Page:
Observation-Centered Approaches to ASD Assessment in Tanzania

Saturday, May 17, 2014: 11:42 AM
Marquis D (Marriott Marquis Atlanta)
A. L. Johnson1, E. H. Zimak2, E. M. Morrow3 and S. J. Sheinkopf2,4, (1)Alpert Medical School of Brown University, Providence, RI, (2)Brown University, Providence, RI, (3)Molecular Biology, Cell Biology and Biochemistry; Psychiatry and Human Behavior, Brown University, Providence, RI, (4)Brown Center for the Study of Children at Risk, Women and Infants Hospital, Providence, RI
Background: In many lower- and middle-income countries, including several African nations, there is a paucity of mental health assessment services for Autism Spectrum Disorders (ASD). Although efforts are being made to increase the availability of culturally appropriate, ASD specific diagnostic tools, at present it is necessary to promote cross-cultural assessment with available resources to ensure globally that individuals with ASD are identified and receiving treatment. 

Objectives: An observation-based assessment protocol modeled after best-practice guidelines was adapted for use in Tanzania, a region primarily without diagnostic services. The current study examined behavioral, social and adaptive differences between a group of Tanzanian children diagnosed with ASD and a comparison group of children without ASD, suspected of global delays. Based on our study, guidelines are provided for conducting cross-cultural assessments in the context of limited validated resources.

Methods: We describe the utility of a flexible, behavioral observation instrument, the Childhood Autism Rating Scales, Second Edition (CARS2), to gather diagnostic information in a culturally sensitive manner. In addition, our battery included a measure of adaptive functioning normed for use in Africa, an adapted intake interview, and a non-verbal assessment of cognitive functioning. This approach enabled us to rate DSM criteria in a culturally sensitive manner and to provide differential diagnostic evaluations for 41 children in Tanzania aged 2 to 21 years.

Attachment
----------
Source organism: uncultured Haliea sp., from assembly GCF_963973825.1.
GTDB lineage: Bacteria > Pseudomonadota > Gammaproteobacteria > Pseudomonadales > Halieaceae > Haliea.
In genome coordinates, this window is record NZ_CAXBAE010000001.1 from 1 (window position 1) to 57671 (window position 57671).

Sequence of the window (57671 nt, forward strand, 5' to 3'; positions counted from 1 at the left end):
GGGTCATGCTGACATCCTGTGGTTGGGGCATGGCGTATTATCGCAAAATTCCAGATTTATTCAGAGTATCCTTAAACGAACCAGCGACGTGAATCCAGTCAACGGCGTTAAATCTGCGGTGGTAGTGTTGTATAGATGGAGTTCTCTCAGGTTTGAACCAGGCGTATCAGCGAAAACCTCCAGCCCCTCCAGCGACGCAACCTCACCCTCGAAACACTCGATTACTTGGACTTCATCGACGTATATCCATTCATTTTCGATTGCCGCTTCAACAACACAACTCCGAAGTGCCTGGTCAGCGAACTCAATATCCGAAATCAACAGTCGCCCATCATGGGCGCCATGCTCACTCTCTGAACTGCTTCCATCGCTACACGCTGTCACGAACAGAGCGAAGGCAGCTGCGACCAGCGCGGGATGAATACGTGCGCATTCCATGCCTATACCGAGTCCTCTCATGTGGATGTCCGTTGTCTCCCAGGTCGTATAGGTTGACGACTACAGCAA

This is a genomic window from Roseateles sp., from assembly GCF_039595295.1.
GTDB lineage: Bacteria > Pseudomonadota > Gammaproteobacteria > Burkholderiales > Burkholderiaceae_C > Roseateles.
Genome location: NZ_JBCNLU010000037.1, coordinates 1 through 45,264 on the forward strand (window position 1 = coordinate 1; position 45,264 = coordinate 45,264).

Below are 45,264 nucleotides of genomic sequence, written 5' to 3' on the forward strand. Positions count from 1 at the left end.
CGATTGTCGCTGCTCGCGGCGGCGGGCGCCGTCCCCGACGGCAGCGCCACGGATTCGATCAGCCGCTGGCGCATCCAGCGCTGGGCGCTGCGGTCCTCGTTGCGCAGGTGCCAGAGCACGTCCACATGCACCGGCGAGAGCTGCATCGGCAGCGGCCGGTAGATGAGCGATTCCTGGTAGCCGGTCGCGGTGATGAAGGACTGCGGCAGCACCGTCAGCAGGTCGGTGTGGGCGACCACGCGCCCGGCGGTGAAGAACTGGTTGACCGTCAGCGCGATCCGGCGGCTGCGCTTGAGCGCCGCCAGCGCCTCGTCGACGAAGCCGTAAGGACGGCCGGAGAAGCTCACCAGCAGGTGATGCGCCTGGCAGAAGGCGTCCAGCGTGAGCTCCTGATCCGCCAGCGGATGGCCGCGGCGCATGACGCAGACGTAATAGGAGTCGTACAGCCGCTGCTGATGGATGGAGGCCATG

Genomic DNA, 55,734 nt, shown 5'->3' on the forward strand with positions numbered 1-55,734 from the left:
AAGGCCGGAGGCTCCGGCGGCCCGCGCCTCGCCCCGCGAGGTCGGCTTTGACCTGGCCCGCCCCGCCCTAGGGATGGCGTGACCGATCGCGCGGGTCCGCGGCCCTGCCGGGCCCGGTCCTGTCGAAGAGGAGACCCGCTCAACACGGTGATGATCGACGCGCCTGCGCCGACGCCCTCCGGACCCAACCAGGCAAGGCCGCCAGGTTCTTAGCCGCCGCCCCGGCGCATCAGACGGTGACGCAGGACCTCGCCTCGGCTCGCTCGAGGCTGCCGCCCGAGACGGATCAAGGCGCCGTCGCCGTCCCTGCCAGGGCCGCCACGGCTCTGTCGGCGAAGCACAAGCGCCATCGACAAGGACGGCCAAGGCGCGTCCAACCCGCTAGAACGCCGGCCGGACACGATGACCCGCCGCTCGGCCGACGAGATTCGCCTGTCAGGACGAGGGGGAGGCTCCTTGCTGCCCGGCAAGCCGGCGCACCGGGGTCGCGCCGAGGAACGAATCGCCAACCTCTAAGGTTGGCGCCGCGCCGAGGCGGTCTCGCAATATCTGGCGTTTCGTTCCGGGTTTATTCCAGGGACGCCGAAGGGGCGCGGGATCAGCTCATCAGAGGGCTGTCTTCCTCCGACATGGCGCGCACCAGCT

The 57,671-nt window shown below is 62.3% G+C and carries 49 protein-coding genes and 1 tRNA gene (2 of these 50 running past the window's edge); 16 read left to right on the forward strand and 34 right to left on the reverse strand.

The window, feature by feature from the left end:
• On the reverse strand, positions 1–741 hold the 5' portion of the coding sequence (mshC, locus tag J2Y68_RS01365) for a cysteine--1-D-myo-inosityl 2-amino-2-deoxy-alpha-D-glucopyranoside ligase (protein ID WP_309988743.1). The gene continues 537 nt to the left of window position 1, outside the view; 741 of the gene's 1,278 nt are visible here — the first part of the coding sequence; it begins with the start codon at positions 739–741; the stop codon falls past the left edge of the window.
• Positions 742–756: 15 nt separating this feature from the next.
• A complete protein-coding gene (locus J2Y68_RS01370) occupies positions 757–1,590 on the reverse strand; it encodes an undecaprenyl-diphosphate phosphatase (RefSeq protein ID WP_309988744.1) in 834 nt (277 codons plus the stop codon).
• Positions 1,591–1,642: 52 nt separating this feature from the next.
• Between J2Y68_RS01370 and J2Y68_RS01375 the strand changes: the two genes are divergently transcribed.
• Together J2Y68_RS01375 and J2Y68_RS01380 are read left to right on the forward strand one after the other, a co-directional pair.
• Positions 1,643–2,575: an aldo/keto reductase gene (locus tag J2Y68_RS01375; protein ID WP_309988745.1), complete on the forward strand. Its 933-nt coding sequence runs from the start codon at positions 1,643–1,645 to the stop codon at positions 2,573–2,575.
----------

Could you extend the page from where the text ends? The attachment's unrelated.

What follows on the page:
Results: We observed that the ASD group was characterized by significantly higher scores on the CARS2, t = 4.41, p = .001, and demonstrated significantly more DSM symptoms, t = 6.92, p < .001, than a general delay comparison group. 

Conclusions:   Recommendations are provided for making cultural adaptations to current assessment instruments so that ASD differential diagnostic evaluations can be implemented in countries without validated diagnostic instruments, such as Tanzania. This type of assessment battery enables expedited diagnostic services to be provided to individuals in low- and middle-income countries.